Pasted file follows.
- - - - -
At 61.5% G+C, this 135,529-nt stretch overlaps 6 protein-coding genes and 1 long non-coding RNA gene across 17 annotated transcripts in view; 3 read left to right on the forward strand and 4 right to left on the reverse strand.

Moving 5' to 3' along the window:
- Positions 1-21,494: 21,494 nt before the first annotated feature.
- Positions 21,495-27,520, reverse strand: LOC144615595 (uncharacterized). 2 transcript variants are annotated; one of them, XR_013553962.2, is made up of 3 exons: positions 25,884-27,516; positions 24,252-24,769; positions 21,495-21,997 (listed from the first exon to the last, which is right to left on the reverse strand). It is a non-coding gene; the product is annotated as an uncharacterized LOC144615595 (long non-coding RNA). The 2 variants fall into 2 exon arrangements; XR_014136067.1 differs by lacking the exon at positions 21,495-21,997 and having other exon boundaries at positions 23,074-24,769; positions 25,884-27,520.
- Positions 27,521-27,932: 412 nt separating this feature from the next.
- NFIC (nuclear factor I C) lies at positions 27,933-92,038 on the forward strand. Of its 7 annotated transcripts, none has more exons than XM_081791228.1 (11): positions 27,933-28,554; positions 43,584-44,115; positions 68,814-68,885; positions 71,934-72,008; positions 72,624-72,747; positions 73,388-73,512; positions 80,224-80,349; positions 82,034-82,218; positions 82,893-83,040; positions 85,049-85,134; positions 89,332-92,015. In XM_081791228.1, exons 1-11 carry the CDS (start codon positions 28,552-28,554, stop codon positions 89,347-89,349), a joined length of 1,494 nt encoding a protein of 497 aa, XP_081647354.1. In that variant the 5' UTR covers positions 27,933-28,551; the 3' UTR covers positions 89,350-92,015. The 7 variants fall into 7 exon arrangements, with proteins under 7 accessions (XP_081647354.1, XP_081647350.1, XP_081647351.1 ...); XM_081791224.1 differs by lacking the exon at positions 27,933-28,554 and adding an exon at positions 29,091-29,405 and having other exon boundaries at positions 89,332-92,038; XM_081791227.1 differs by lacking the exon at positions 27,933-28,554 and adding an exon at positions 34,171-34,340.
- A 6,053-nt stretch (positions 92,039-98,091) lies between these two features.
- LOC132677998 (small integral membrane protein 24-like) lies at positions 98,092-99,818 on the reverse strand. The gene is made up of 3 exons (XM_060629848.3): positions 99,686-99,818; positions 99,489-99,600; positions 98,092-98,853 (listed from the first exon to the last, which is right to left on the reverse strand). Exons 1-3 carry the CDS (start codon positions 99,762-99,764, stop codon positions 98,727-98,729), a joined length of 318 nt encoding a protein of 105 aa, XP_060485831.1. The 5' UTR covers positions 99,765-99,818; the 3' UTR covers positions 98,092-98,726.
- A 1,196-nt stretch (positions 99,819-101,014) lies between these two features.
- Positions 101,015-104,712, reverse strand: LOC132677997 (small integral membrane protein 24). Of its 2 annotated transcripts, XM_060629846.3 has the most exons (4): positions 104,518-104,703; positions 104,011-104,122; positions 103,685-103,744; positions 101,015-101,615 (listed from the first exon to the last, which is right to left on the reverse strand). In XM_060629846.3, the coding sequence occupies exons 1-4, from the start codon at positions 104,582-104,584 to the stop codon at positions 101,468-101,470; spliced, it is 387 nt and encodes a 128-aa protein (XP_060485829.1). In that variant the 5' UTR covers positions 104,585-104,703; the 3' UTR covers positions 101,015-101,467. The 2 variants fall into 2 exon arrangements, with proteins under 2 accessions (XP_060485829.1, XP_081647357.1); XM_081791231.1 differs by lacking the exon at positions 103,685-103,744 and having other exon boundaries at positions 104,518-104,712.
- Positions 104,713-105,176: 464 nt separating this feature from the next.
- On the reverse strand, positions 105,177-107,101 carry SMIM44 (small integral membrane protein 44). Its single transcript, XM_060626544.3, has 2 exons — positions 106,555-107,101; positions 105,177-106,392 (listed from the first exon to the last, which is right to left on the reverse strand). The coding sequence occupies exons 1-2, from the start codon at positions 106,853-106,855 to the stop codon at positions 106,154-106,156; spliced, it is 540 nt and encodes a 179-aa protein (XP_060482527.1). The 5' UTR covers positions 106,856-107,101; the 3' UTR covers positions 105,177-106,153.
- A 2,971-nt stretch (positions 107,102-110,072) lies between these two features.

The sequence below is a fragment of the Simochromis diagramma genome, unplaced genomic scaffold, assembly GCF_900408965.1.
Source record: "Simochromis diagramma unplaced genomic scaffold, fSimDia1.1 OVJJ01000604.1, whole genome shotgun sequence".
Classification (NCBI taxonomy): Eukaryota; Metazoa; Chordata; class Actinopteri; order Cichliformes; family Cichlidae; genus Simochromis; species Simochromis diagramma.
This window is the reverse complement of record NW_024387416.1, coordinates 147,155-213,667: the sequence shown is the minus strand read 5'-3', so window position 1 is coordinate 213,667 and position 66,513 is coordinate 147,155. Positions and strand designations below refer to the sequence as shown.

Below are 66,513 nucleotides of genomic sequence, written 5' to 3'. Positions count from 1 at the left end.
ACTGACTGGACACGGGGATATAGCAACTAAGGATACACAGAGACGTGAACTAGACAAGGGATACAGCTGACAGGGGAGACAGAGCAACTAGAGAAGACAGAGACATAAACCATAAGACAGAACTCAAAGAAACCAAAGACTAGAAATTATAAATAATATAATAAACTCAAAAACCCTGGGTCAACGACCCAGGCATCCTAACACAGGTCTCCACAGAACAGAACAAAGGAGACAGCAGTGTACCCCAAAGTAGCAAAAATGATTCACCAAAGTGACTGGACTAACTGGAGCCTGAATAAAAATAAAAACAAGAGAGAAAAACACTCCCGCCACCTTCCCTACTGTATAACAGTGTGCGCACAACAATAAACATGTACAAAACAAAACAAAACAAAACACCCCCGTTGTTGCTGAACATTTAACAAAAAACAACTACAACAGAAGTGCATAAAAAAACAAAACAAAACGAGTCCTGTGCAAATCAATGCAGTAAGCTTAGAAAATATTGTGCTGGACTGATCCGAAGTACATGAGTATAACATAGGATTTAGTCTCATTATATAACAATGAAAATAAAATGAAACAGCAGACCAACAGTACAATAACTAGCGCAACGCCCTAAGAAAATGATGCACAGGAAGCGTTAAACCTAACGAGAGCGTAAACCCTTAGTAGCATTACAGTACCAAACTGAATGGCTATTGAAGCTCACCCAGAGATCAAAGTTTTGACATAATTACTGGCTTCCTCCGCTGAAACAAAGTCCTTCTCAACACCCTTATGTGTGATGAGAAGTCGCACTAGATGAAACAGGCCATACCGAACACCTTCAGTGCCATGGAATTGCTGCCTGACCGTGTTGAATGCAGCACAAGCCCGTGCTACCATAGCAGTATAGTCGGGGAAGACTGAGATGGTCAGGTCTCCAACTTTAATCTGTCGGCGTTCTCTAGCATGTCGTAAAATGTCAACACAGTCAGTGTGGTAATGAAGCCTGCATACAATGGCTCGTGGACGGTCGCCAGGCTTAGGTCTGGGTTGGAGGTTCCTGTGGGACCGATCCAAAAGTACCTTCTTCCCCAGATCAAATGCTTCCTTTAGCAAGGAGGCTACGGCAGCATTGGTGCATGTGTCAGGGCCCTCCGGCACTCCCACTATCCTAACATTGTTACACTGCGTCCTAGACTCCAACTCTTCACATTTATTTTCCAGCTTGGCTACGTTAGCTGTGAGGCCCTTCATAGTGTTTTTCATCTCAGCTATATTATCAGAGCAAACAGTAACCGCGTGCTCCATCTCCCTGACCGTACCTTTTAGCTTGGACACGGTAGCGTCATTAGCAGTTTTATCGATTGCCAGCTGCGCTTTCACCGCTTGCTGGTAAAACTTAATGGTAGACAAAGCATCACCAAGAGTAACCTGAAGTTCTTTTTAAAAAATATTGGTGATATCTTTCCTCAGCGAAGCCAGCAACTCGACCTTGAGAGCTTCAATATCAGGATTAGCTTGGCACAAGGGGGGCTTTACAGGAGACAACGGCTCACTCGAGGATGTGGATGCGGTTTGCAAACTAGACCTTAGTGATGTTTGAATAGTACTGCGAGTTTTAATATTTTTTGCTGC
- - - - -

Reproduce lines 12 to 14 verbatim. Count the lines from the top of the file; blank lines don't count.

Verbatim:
- On the reverse strand, positions 105,177-107,101 carry SMIM44 (small integral membrane protein 44). Its single transcript, XM_060626544.3, has 2 exons — positions 106,555-107,101; positions 105,177-106,392 (listed from the first exon to the last, which is right to left on the reverse strand). The coding sequence occupies exons 1-2, from the start codon at positions 106,853-106,855 to the stop codon at positions 106,154-106,156; spliced, it is 540 nt and encodes a 179-aa protein (XP_060482527.1). The 5' UTR covers positions 106,856-107,101; the 3' UTR covers positions 105,177-106,153.
- A 2,971-nt stretch (positions 107,102-110,072) lies between these two features.

The sequence below is a fragment of the Simochromis diagramma genome, unplaced genomic scaffold, assembly GCF_900408965.1.